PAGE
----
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Do Celebrity Stylists Now Wield More Influence Than Print Magazines?

Karla Welch, Elizabeth Stewart and Ilaria Urbinati discuss their growing power as magazines collapse, how politics impact their jobs and how young designers can get on their radar.
Photo: Steve Lucero/

Photo: Steve Lucero/

While the decline of print fashion magazines seems to have reached a boiling point of late, it's actually been happening for quite some time — Fashionista has been covering it since I began working here over six years ago. But despite dwindling circulation numbers that proved print titles were losing their influence and relevance, most designers and publicists continued to hold them in the highest regard, believing a Vogue editorial placement, or even a relationship with the magazine, could make or break their business.

But a new group of industry professionals is giving them real competition. As titles fold and employees are laid off, these men and women are taking on new clients, inking collaboration deals and creating content on social media. We're talking about celebrity stylists, or at least, a select few who are at the top of their game right now. Three who are inarguably among the most influential (The Hollywood Reporter ranked them at numbers one, four and six this year, respectively) — Karla Welch, Elizabeth Stewart and Ilaria Urbinati — participated in an educational panel discussion for CFDA members at the W Hollywood on Monday night, part of a new partnership between the CFDA and The Wall Group, the management company that represents them. And the magazine analogy was theirs, not mine.

Asked how the celebrity styling landscape has changed during their careers, Elizabeth Stewart — stylist to Cate Blanchett, Jessica Chastain, Gal Gadot and more, and the self-described "oldest" in the group — said the biggest change has been the shift in power from the magazines. "It's completely flown over to the world of celebrities and that's who has the power and that's what everything's about," she said. Welch (who styles Justin Bieber, Lorde, Ruth Negga, Sarah Paulson and others) agreed: "Red carpet stylists are hugely respected in a way that I think magazines were — and probably still are hanging onto their perception of their power — and they were the most powerful and then it did shift."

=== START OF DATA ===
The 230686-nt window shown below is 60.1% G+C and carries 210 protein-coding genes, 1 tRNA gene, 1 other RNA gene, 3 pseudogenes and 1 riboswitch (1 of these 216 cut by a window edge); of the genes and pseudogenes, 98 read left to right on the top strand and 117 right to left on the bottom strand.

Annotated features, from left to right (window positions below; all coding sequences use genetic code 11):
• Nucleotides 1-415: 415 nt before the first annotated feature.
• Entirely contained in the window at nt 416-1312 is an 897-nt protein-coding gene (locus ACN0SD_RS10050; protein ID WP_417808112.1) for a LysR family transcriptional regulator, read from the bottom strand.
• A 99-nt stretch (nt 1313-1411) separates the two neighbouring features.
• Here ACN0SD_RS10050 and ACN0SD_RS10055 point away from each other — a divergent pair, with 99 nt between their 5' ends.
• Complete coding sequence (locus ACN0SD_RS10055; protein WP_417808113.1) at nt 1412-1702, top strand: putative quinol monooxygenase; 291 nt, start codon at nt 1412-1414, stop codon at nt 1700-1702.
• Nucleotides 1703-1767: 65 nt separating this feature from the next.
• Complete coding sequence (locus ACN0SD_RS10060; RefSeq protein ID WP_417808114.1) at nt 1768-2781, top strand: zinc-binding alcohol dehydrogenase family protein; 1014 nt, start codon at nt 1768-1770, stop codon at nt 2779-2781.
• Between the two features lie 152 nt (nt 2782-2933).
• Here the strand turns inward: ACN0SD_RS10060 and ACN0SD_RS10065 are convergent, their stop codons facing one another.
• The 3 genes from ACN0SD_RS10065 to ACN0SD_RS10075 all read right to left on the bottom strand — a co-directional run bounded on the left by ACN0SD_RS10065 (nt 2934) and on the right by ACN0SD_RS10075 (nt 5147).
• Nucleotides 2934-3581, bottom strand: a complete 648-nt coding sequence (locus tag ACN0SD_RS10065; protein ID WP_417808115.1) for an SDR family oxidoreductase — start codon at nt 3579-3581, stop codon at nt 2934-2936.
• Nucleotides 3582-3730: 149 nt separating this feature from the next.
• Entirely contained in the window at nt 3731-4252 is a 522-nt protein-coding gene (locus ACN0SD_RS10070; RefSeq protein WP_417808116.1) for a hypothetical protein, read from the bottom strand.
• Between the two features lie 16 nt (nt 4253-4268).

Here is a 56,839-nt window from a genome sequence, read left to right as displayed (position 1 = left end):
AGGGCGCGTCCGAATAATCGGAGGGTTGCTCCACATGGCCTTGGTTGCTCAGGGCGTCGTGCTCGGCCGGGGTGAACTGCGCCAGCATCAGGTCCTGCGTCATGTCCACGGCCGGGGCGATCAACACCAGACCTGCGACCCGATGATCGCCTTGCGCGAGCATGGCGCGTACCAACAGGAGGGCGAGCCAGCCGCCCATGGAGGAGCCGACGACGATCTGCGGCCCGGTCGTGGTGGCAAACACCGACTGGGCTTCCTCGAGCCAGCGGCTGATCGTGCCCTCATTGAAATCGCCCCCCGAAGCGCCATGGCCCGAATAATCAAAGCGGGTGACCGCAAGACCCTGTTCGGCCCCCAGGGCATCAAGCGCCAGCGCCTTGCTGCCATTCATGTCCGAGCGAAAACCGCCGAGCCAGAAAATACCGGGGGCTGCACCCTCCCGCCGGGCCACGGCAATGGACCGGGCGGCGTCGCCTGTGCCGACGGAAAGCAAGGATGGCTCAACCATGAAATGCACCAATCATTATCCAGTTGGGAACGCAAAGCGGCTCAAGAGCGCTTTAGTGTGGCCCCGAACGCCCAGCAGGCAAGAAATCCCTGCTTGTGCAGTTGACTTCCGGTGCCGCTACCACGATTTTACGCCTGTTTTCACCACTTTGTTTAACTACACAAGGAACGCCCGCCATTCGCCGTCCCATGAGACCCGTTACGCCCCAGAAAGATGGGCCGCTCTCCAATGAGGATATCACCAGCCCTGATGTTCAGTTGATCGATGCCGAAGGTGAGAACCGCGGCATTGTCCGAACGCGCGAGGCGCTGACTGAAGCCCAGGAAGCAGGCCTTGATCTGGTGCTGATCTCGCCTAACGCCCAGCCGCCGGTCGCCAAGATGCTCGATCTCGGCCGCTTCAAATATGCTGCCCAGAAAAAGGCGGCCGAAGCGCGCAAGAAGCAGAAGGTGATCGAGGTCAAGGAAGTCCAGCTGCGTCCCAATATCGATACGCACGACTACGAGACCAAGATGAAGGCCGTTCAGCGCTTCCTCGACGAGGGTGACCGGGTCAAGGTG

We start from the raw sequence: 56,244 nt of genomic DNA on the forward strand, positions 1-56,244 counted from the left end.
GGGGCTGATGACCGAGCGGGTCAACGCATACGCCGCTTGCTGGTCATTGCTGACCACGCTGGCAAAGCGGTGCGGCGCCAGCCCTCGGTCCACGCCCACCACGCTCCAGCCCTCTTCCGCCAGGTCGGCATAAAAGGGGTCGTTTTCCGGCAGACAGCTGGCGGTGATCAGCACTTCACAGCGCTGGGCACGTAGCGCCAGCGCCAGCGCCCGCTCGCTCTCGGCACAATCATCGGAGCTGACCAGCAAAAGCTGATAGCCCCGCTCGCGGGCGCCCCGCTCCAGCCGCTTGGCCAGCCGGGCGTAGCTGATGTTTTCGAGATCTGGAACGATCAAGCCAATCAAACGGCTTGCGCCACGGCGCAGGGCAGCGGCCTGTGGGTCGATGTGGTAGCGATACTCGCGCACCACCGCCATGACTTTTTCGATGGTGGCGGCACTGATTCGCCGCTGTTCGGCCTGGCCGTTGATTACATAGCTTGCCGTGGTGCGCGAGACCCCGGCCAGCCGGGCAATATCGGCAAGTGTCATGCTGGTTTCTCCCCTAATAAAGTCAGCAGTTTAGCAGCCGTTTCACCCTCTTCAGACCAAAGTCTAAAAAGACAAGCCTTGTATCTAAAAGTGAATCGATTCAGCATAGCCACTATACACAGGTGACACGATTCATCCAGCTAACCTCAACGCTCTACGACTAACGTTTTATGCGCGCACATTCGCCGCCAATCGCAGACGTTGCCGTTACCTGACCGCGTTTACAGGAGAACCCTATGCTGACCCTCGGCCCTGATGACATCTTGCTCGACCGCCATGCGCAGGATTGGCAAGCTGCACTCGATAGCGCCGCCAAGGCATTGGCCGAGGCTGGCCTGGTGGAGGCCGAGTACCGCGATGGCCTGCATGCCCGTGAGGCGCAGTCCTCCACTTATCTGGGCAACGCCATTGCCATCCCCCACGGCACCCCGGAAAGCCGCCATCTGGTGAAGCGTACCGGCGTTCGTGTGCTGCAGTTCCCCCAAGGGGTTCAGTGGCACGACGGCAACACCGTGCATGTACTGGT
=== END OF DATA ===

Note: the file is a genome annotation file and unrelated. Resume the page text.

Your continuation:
Those magazines have also been known for developing long-lasting relationships with the major brands and designers, occasionally influencing their collections and campaigns. Now, Hollywood stylists are taking on those roles, working with brands to create custom looks for their clients, helping to broker campaign deals with those clients, and often taking consulting roles with brands and designers. "I know which brands work with which client and how to grow those relationships," explained Urbinati (who styles Bradley Cooper, Rami Malek, Donald Glover and all your other boyfriends). "I also try to get them campaigns, like I got Rami in Dior [Homme] and Tom Hiddleston in Gucci."

All of them described getting brands to loan pieces for extended periods of time, which is quite an investment, particularly if a brand doesn't have multiple sets of samples; if it's in Stewart's studio, that means it's not in a magazine's fashion closet. They also compared their assistants to market editors.